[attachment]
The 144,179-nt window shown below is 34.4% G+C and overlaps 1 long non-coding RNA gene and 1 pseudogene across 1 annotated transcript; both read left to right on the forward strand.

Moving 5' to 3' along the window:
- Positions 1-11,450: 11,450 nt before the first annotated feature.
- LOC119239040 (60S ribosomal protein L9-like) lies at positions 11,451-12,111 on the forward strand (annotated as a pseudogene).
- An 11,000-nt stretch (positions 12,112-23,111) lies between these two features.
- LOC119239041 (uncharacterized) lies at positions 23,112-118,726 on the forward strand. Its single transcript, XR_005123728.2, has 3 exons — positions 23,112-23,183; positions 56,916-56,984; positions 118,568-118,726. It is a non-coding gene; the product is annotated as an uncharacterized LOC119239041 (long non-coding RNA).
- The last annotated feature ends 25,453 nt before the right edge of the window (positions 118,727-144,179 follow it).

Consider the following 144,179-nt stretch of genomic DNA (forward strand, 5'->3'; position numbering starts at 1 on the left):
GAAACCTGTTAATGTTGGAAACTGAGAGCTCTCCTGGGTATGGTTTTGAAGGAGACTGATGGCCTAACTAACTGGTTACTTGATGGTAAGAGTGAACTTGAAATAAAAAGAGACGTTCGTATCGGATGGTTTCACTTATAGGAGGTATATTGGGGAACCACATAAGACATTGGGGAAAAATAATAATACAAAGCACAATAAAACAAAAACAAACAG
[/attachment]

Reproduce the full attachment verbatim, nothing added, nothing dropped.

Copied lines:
The 144,179-nt window shown below is 34.4% G+C and overlaps 1 long non-coding RNA gene and 1 pseudogene across 1 annotated transcript; both read left to right on the forward strand.

Moving 5' to 3' along the window:
- Positions 1-11,450: 11,450 nt before the first annotated feature.
- LOC119239040 (60S ribosomal protein L9-like) lies at positions 11,451-12,111 on the forward strand (annotated as a pseudogene).
- An 11,000-nt stretch (positions 12,112-23,111) lies between these two features.
- LOC119239041 (uncharacterized) lies at positions 23,112-118,726 on the forward strand. Its single transcript, XR_005123728.2, has 3 exons — positions 23,112-23,183; positions 56,916-56,984; positions 118,568-118,726. It is a non-coding gene; the product is annotated as an uncharacterized LOC119239041 (long non-coding RNA).
- The last annotated feature ends 25,453 nt before the right edge of the window (positions 118,727-144,179 follow it).

Consider the following 144,179-nt stretch of genomic DNA (forward strand, 5'->3'; position numbering starts at 1 on the left):
GAAACCTGTTAATGTTGGAAACTGAGAGCTCTCCTGGGTATGGTTTTGAAGGAGACTGATGGCCTAACTAACTGGTTACTTGATGGTAAGAGTGAACTTGAAATAAAAAGAGACGTTCGTATCGGATGGTTTCACTTATAGGAGGTATATTGGGGAACCACATAAGACATTGGGGAAAAATAATAATACAAAGCACAATAAAACAAAAACAAACAG